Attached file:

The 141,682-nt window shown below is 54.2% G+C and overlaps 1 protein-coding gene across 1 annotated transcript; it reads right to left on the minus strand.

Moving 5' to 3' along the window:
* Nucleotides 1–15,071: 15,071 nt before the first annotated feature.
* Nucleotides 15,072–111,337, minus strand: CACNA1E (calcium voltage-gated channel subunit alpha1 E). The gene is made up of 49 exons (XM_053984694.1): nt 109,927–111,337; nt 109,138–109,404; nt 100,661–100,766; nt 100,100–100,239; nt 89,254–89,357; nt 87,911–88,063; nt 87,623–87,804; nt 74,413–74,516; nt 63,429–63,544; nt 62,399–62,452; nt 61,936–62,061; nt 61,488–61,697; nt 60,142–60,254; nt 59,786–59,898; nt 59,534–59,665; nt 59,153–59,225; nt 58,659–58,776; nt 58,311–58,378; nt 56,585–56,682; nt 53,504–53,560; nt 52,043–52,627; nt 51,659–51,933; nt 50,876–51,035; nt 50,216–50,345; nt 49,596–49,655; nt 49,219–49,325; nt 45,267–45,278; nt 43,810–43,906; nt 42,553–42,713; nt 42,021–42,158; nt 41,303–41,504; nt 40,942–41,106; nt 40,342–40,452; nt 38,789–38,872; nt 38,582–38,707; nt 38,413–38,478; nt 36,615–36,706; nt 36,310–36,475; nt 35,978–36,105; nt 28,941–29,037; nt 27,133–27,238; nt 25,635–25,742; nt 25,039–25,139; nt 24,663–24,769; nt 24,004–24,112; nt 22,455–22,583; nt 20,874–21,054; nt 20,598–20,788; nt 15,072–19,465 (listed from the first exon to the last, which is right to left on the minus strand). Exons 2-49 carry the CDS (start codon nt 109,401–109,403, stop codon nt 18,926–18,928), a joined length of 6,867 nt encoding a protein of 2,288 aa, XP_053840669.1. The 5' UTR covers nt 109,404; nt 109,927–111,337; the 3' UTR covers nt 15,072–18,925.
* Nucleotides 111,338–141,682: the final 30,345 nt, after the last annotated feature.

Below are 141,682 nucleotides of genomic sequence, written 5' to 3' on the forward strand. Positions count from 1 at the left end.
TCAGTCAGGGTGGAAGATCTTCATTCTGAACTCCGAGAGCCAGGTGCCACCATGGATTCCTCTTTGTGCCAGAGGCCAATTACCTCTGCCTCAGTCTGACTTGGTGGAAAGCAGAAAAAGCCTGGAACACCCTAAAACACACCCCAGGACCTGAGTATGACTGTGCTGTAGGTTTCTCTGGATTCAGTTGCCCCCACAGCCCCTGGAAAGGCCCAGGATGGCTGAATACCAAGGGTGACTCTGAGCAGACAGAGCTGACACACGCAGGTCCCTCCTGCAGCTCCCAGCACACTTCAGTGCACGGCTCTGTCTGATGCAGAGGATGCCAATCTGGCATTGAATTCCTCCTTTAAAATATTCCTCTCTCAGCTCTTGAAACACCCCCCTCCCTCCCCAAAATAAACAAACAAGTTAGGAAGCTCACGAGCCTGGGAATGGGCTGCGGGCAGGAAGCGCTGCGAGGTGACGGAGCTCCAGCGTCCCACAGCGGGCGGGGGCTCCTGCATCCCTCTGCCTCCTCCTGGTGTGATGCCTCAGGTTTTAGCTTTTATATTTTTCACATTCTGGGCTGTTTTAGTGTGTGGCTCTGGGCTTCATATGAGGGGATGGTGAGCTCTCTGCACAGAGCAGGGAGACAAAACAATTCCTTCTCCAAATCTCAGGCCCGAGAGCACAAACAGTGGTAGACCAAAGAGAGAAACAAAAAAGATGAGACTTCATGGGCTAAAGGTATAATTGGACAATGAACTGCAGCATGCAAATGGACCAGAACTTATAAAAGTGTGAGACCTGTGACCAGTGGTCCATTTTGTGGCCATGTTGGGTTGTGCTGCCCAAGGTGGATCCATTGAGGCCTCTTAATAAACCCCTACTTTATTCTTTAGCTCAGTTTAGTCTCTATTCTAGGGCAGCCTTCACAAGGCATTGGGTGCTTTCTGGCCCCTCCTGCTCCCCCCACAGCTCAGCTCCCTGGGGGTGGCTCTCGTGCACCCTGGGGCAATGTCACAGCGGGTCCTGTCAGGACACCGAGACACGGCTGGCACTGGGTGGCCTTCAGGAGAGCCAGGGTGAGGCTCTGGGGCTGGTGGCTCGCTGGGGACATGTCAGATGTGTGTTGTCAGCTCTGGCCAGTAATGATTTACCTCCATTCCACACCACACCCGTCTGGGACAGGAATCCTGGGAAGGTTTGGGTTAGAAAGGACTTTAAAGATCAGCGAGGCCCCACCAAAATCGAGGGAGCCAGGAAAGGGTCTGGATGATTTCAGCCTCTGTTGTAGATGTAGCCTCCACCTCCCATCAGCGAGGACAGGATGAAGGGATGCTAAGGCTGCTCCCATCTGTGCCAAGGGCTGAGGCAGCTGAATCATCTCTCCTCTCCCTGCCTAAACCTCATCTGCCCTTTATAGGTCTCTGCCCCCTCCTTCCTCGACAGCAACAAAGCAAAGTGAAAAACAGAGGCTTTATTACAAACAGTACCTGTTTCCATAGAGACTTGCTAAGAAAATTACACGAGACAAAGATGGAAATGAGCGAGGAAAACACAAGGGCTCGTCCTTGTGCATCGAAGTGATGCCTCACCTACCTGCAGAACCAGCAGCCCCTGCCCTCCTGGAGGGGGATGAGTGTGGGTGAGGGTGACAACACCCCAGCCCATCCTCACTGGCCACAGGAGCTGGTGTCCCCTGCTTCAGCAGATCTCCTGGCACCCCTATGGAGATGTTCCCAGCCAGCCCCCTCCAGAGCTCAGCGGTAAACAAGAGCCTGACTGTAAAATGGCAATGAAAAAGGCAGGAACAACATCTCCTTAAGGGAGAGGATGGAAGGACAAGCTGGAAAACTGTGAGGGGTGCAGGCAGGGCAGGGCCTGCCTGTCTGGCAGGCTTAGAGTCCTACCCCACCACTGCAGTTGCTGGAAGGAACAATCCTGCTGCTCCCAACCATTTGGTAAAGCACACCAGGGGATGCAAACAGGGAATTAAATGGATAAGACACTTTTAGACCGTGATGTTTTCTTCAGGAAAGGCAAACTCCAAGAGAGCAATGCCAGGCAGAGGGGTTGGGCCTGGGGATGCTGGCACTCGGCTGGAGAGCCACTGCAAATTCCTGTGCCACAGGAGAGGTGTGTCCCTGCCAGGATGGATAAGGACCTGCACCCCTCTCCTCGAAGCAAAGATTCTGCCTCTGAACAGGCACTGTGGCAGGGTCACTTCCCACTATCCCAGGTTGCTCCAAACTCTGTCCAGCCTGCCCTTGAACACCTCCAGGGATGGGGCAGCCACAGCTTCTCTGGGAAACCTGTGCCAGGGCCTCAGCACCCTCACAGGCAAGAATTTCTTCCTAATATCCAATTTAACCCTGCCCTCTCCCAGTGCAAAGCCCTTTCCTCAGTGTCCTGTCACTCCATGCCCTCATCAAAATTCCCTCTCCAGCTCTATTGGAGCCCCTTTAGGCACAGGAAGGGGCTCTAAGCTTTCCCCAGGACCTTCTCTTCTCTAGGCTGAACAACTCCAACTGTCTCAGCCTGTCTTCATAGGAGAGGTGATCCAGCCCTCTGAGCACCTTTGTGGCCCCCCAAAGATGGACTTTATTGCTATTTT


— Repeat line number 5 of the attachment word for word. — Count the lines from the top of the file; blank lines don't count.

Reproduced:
* Nucleotides 111,338–141,682: the final 30,345 nt, after the last annotated feature.